SA leads way in integrated reporting

26 January 2011

A world-first integrated reporting guidance document – anticipated both locally and internationally as part of a growing push for companies and organisations to report on their total performance – was unveiled by Mervyn King in Johannesburg on Tuesday.

The document offers direction to the 400 companies listed on South Africa’s JSE; companies that are obliged to produce an integrated report for their current financial years.

The discussion paper views the integrated report – reporting on total performance and not just financial performance – as an organisation’s primary report, replacing the traditional annual report.

The paper has the backing of a wide range of industry and professional groups in South Africa, including the Association for Savings and Investment SA, the Banking Association SA, Business Unity SA, Chartered Secretaries Southern Africa, the Institute of Directors in Southern Africa, Johannesburg Stock Exchange Ltd, and the SA Institute of Chartered Accountants.

‘New era in corporate reporting’

“We are entering a new era in corporate reporting,” said King, chairman of South Africa’s Integrated Reporting Committee and the King Committee.

King emphasised that the old form of annual report, focusing primarily on financial information and the short-term horizon, was no longer adequate to meet the needs of investors and other stakeholders.

It was for this reason that the King Committee recommended – in the King Report on Governance for South Africa 2009 (King III) – that organisations issue integrated reports, connecting material, financial and sustainability information.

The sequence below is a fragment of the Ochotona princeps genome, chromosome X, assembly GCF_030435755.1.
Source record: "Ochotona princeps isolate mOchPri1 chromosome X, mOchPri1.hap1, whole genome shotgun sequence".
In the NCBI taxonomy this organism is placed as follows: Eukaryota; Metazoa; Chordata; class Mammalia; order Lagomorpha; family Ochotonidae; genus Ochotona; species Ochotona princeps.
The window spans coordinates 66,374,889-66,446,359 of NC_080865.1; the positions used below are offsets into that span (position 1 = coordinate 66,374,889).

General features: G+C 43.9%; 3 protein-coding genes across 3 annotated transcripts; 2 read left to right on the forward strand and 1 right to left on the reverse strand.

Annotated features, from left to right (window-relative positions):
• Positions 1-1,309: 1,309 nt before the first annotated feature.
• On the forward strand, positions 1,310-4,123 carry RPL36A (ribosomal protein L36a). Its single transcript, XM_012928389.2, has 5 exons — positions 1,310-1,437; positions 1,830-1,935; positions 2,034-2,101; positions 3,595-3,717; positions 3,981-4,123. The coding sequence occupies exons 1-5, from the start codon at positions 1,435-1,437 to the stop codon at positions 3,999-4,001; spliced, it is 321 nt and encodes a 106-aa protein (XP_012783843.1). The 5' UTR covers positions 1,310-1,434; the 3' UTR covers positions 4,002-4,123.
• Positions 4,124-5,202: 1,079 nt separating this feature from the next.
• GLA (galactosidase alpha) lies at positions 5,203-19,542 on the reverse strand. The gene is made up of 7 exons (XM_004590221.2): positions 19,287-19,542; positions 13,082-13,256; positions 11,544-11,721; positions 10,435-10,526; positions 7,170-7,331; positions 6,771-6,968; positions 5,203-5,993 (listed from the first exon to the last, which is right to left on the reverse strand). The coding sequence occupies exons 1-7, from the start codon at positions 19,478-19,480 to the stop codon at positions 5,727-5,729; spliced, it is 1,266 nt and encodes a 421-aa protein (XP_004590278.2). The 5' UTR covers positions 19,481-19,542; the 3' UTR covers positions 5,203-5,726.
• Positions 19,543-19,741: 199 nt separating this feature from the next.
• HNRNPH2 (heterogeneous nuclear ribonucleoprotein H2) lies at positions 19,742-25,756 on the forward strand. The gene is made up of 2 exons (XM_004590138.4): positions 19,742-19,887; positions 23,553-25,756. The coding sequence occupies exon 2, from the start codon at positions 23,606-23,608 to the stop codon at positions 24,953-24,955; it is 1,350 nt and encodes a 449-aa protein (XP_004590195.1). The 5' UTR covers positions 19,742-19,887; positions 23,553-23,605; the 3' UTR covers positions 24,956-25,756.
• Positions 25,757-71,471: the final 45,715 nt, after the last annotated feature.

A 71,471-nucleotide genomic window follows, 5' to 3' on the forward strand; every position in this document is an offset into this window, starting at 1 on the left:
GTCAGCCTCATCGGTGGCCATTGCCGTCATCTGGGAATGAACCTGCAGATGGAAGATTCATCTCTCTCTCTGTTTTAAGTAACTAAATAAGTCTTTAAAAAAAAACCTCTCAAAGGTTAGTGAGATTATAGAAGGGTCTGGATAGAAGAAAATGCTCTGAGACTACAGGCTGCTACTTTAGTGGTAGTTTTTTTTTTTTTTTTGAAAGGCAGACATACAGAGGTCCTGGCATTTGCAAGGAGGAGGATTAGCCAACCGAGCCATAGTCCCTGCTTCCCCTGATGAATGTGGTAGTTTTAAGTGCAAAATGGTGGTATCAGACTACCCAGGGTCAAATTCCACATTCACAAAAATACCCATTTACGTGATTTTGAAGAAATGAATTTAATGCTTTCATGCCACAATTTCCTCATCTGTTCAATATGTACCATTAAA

Stakeholders could then make an informed assessment of the long-term sustainability of a business, and how the sustainability issues pertinent to the business had been incorporated into its strategic direction.

In February 2010, the JSE, through its listings requirements, made it compulsory for all listed companies to comply with King III, including the requirement for a company to produce an integrated report for its financial year starting on and after 1 March 2010, or to explain why it was not doing so.

South Africa ‘had to take the lead’

“The problem is that no specific guideline or standard defining the content of an integrated report for listed companies exists in South Africa or elsewhere in the world,” King said on Tuesday.

To address this need, the Integrated Reporting Committee (IRC) in South Africa was formed in May 2010, and invited King to become its first chairman.

Globally, the International Integrated Reporting Committee (IIRC) was formed in July 2010. It aims to issue an international discussion paper later this year, and include integrated reporting on the agenda of the G20 meeting due to take place in November.

Integrated reporting will also be on the agenda of the World Federation of Exchanges meeting in October, and will being discussed at the World Economic Forum in Davos, Switzerland on 27 January.

King said that because of the urgent need for guidance in South Africa, the local committee could not wait for the international discussion paper to be issued. South Africa’s IRC would liaise closely with the IIRC to ensure alignment, he said. King also serves as the IIRC’s deputy chairman.